I’ve often told the story of how the short story “Pimp My Airship” started as a joke gone awry on Twitter. When the story was actually requested, I had to build a world. The main criticism the story received was that there seemed to be a lot of world that the reader barely gets to see in the five-thousand-word story. When I fleshed out the origins of the Star Child, it led to the novelette “Steppin’ Razor”; and a throwaway line about “the Five Civilized Nations of the northwest territories and the Tejas Free Republic” led to the novella Buffalo Soldier. I won’t lie, the criticism still followed me. Perhaps they had a point about how much world I can compact into a story. That’s because my favorite part of the writing process is worldbuilding since that’s when I really get to play. For Pimp My Airship, I allow myself plenty of room to build out my world. Its creation centers around three areas:
Pimp My Airship is both steamfunk (think steampunk through a black cultural lens) and an alternate history. So, when sitting down to begin, I had to come up with a “What if…?” starting point (aka point of divergence aka break point). In my created timeline, America lost the Revolutionary War. With that in mind, I have to think through the implications of this event and project through to a future. What wars happened, what wars didn’t happen. What the government looks like (and where is the seat of power lies). The economic system (such as the impact on slavery). Social mores (this is still a sub-genre of steampunk after all). Thus, we have the American colony of Albion, the dynamo of the empire which proudly stretches from the Atlantic to the Pacific, between the “Five Civilized Nations” of the northwest territories and the Tejas Free Republic of the southwest territories.With its plantation farms and free labor force, America was the dirty sweatshop engine that propelled the Empire. Even the upper crust of the American social strata was held in tacit contempt by the Albion proper, as they were unwilling to acknowledge how the empire managed to keep its hands clean. Once I have a rough idea of the landscape of the greater world, I can home in on a specific setting.
Most of my stories take place in, or are centered around, Indianapolis. Pimp My Airship gave me the excuse to reimagine it as a retrofuture setting where the poor and marginalized are corralled. To design this world and give it a sense of history, I explored the Indiana Historical Society library to find the original layout for the city and find reference photos for the turn of the century architecture. Those of an African bloodline, no matter how much or little ran in their veins, were relegated to a state of vague emancipation in the undercity. Dismissed to ghettos — pacified by legalized, free-flowing drugs — a terra incognita somehow lost between the cartographer’s callipers. Or they were imprisoned. Either way, not living in the massive, industrial overcity, the keepers of the sunlight, with its skyways, automatons, and elevated rails.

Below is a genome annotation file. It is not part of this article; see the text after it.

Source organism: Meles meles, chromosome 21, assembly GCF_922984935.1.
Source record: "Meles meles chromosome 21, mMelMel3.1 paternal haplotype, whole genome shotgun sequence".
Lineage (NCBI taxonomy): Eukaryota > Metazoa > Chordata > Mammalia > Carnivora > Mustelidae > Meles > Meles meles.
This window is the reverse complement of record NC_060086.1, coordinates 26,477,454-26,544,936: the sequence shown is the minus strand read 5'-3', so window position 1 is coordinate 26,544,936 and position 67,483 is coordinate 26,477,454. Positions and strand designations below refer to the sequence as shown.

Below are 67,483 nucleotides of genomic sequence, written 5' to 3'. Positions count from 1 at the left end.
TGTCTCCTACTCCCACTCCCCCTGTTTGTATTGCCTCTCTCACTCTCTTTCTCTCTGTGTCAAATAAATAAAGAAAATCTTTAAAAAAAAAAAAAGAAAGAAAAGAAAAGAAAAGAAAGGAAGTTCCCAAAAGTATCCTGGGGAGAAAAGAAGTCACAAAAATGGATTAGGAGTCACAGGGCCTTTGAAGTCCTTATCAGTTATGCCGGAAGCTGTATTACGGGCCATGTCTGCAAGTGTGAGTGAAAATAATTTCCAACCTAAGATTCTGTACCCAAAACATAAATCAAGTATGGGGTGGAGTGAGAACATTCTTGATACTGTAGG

Creating the Soundtrack
The sub-genre called steamfunk derived its name from the fact that to write the original story, I listened to Parliament-Funkadelic on a loop. In fact, some of the group’s mythos pops up in the story from the idea of the Bop Gun to the presence of the Star Child. But the influence of music didn’t end there. X-Clan’s classic album, To the East, Blackwards, informs quite a bit of the character (120 Degrees of) Knowledge Allah’s voice. And each chapter takes its title from a classic hip hop song, thus they form the soundtrack to this novel (fun fact: most of the titles of the stories in my steampunk universe are taken from classic hip hop — or reggae in the case of “Steppin’ Razor” and Buffalo Soldier — songs.
The whole point of building a world isn’t just to provide a setting, but also to create an obstacle course for our protagonists to navigate. While a magician never reveals the secrets to their tricks, it doesn’t hurt to pull back the curtain for a quick peek. There are plenty of Easter eggs buried in the text, some stuff mostly to amuse me, but also for the nerds who will get them. All of it adds up to a world that hopefully feels fully realized and as real as any other character in the book.
Warning: Don’t Believe the Hype!
All the poet called Sleepy wants to do is spit his verses, smoke chiba, and stay off the COP’s radar — all of which becomes impossible once he encounters a professional protestor known as (120 Degrees of) Knowledge Allah. They soon find themselves on the wrong side of local authorities and have to elude the powers that be.
When young heiress Sophine Jefferson’s father is murdered, the careful life she’d been constructing for herself tumbles around her. She’s quickly drawn into a web of intrigue, politics and airships, joining with Sleepy and Knowledge Allah in a fight for their freedom. Chased from one end of a retro-fitted Indianapolis to the other, they encounter outlaws, the occasional circus, possibly a medium, and more outlaws. They find themselves in a battle much larger than they imagined: a battle for control of the country and the soul of their people.
The revolution will not be televised!
Also on CR: Interview with Maurice Broaddus (2017)